* FTSE 100 down 0.6 pct after hitting lowest point since mid-April
* Set for second straight weekly loss
* U.S. aircraft starts strikes against Iraqi militants
* Asset managers lead declines as investors fret about outflows
By Francesco Canepa
LONDON, Aug 8 (Reuters) - Britain’s top equity index was set for a second straight weekly loss as it fell on Friday, with U.S. air strikes in Iraq adding to an already gloomy geopolitical and economic landscape.
U.S. aircraft dropped 500-pound laser-guided bombs on Islamic State artillery, only hours after President Barack Obama authorised air strikes to protect Christians and avert “a potential act of genocide”.
The development added to worries about conflicts elsewhere in the Middle East and in Ukraine, which, together with weak European economic data and the prospect of monetary tightening in the United States, have knocked back global stock markets over the last month.
“I have backed off from buying on the dips at the moment, mainly because market moves are being fuelled by more geopolitical news and therefore harder to call and read than the technical, market-driven bounces,” said Ed Woolfitt, head of trading at Galvan.
“I am keeping most of the powder dry and waiting to play the larger run back up once it has settled.”
The blue-chip FTSE 100 index was down by 0.6 percent, or 40.05 points, at 6,557.32 by 1417 GMT, down 1.8 percent for the week after a 1.7 percent fall the previous week.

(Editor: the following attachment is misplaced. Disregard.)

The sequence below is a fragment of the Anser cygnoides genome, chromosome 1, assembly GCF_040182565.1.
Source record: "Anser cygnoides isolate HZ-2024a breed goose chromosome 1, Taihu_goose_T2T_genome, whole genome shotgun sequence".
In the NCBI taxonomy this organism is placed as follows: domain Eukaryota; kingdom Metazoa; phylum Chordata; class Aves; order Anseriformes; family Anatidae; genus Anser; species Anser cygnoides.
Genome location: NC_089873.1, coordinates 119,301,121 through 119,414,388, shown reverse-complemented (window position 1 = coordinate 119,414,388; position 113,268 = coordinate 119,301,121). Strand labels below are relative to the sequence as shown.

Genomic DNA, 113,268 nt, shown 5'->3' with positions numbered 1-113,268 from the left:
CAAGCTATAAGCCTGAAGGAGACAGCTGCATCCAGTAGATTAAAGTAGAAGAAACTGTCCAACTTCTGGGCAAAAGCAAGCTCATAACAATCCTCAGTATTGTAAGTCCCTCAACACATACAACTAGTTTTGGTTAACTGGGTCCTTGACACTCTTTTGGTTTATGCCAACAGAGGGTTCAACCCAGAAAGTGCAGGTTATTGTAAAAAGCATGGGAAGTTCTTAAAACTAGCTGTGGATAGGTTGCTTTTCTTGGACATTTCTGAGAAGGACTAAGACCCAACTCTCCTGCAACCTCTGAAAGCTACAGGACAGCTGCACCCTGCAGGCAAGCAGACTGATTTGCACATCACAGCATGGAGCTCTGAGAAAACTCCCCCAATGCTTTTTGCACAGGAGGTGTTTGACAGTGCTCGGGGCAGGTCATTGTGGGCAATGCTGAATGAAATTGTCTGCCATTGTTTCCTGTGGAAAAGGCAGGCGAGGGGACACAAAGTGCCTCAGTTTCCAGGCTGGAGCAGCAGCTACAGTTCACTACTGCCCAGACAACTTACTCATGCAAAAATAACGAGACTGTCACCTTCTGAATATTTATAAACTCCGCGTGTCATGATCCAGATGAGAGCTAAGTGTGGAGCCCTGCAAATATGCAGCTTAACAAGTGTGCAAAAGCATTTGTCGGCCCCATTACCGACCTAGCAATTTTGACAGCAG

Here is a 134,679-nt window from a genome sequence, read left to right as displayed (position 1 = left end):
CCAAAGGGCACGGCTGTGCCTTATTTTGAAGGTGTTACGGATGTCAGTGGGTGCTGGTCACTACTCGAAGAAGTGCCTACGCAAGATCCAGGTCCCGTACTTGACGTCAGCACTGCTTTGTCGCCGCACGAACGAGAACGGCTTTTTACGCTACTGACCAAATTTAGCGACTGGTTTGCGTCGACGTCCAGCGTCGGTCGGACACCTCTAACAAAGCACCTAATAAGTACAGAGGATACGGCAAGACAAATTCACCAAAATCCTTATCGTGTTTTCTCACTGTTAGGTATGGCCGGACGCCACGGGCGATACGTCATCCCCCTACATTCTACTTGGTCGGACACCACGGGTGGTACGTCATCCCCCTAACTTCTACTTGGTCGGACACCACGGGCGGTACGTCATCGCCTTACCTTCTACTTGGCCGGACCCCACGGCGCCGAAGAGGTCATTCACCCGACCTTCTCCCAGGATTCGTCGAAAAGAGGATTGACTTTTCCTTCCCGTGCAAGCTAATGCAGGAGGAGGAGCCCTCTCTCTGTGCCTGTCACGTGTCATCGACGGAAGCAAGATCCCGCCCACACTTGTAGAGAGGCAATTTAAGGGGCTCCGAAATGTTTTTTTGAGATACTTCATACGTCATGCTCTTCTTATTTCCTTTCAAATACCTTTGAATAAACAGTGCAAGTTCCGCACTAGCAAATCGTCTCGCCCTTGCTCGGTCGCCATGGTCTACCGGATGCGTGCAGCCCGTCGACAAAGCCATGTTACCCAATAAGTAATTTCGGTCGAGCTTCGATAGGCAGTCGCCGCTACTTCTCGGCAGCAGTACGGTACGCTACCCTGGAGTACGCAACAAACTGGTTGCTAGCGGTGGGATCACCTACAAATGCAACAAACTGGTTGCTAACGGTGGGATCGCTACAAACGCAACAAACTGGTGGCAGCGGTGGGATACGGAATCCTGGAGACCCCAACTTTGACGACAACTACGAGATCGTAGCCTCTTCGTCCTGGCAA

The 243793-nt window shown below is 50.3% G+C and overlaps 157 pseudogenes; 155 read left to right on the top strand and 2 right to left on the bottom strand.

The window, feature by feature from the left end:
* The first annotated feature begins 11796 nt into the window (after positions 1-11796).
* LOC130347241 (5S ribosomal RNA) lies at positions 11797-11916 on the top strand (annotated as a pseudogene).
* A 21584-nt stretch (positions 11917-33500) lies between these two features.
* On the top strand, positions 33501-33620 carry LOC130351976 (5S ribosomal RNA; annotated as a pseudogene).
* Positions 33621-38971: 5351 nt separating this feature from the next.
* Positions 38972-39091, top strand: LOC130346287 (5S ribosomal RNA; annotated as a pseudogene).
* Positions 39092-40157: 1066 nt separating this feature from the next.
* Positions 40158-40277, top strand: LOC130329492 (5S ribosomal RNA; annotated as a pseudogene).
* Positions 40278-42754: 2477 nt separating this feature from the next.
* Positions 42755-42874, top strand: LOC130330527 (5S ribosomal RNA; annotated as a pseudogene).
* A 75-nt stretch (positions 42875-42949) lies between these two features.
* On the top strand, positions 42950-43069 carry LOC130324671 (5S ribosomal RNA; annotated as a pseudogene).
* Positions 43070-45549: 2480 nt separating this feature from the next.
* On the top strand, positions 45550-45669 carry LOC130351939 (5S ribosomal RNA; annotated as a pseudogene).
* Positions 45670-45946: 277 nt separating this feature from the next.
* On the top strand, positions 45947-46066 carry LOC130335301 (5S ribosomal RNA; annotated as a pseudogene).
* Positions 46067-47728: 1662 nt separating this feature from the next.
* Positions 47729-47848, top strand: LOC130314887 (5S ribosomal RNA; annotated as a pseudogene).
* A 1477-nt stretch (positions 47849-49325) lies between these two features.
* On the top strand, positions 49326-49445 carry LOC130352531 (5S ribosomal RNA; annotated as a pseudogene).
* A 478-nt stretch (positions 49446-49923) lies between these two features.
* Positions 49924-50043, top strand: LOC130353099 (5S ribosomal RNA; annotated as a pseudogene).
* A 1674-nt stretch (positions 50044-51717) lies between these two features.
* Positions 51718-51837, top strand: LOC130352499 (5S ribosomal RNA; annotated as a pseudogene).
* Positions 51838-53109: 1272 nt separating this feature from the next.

The index set its lowest mark since mid-April at 6,528.73 points earlier in the day before briefly trimming losses when a Russian official said Moscow would continue efforts to de-escalate the Ukraine crisis.
Traders said the FTSE could find buyers coming in if it fell down to around 6,500 points, where it also bottomed out in March and April.
“If we hammer out a base of support there and news flows ease, then I shall participate more in the recovery,” Galvan’s Woolfitt said.
Asset manager Schroders, down 3 percent, led declines as investors worried that the current market volatility would affect its performance and result in clients withdrawing money.
Mid-cap fund manager Henderson Group and hedge fund MAN Group fell 2.6 percent and 2.2 percent respectively.
U.S. funds investing in European equities suffered their longest streak of outflows in three years in the seven days to Aug. 6 as they bled money for the eighth consecutive week, Lipper data showed.
“The market is going down and these are heavily geared plays on the market,” said Jason Streets, an analyst at Jefferies & Company.
“Not only are they linked to the market in terms of management fees, but flows tend to follow the market too.” (Additional reporting by Sudip Kar-Gupta; Editing by Kevin Liffey)